• Recently purchased items, might not be working to full capacity. Therefore, not generating expected profit.
  • Doesn't take into account profitability.
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Inventory Turnover; Financial Effiency

Formula: Cost of Sales / Average stock held

It shows the number of times a year a firm sells the value of their stock.

How to improve this ratio:

  • Sell off or dispose off slow moving stocks.
  • Introduce lean production to reduce stock holdings.
  • Increase time taken to pay credit.
  • Increase sales from existing stock levels before buying more stock.


  • Irrelevant for businesses in service sector.
  • Difficult to compare with other companies ot in you area.
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Creditor Days; Financial Effiency

Formula: Trade payable / cost of sales X 365

It shows the average number of days it takes to pay back pay ables to suppliers.

How to improve this ratio:

  • Improve trade credit from suppliers.
  • Increase the cost of your sales.


  • May lose goodwill from suppliers.
  • Legal action can be taken.
  • Late payments charges.
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Debtors Days; Financial Effiency

Formula: Receivables / Revenue X 365

It shows the average number of days it takes to turn receivables into cash.

How to improve this ratio:

  • Offer early payment incentives to customers.
  • Use invoice factoring.
  • Have good credit control facilities.


  • The average time for customers to pay their bills varies.
  • Some customers may move elsewhere if competitors offer better terms of credit.
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Dividend Per Share; Shareholder

Formula: Total dividend paid / Number of ordinary shares in issue

It shows the dividend earned per share as a percentage of the share price.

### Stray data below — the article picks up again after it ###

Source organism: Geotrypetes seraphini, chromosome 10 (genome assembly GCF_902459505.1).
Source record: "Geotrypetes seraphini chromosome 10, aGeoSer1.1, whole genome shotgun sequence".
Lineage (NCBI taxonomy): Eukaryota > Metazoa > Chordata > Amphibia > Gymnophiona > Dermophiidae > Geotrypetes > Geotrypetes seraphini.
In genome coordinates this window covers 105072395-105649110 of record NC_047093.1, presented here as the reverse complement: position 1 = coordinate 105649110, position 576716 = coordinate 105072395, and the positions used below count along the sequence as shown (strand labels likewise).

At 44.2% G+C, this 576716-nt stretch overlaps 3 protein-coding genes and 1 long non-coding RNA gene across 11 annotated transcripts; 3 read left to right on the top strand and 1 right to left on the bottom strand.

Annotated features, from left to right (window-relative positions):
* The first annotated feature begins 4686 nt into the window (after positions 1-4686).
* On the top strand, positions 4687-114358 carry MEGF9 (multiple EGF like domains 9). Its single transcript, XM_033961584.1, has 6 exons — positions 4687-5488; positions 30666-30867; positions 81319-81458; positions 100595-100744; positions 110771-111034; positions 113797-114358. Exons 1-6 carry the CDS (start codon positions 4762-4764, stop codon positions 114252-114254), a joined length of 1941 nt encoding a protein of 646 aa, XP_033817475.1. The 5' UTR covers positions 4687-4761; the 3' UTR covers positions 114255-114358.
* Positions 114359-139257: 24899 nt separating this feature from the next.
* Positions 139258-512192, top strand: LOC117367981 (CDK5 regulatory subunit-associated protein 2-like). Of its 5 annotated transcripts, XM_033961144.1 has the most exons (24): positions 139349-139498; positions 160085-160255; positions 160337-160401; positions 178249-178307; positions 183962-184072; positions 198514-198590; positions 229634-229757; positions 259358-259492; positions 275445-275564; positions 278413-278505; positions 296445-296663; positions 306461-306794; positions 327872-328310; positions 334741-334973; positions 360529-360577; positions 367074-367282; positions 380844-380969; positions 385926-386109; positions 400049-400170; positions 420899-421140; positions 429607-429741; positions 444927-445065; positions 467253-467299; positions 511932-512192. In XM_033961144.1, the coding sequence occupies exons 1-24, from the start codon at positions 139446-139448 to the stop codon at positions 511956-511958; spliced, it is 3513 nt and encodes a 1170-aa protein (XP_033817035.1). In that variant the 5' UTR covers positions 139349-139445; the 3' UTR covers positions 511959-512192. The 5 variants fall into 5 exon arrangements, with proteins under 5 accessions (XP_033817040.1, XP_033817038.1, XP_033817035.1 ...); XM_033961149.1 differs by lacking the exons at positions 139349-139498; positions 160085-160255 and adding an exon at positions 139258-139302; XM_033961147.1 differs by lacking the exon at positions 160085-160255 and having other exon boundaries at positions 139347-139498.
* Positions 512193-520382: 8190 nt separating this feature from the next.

How to improve the ratio: 

  • Reduce the amount of shares. By buying them back.
  • Increase profit.


  • You don't know how much the shareholder initially paid for the share.
  • There may be one off special one-time dividends.
  • If number of shares increase then the ratio changes. 
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Dividend Yield; Shareholder

Formula: Dividend Per Share / Share Price X 100

It shows the short term gain of shareholders.

How to improve the ratio:

  • Increasing proportion of profits that are paid out as dividends.
  • Increase profits


  • If figure is poor it may not interest potential investors.
  • If your paying dividends, you don't have the money to invest in other things.
  • Paying dividends reduces value of business.
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Limitations to Ratio Analysis

  • Ratios's deal with money, they don't adress issues like product quality or custoer service.
  • Ratios look at the past not the future.
  • Ratios are most useful when they are used to compare performance.
  • Financial infomation can be "window dessed" making compaisons unreliable.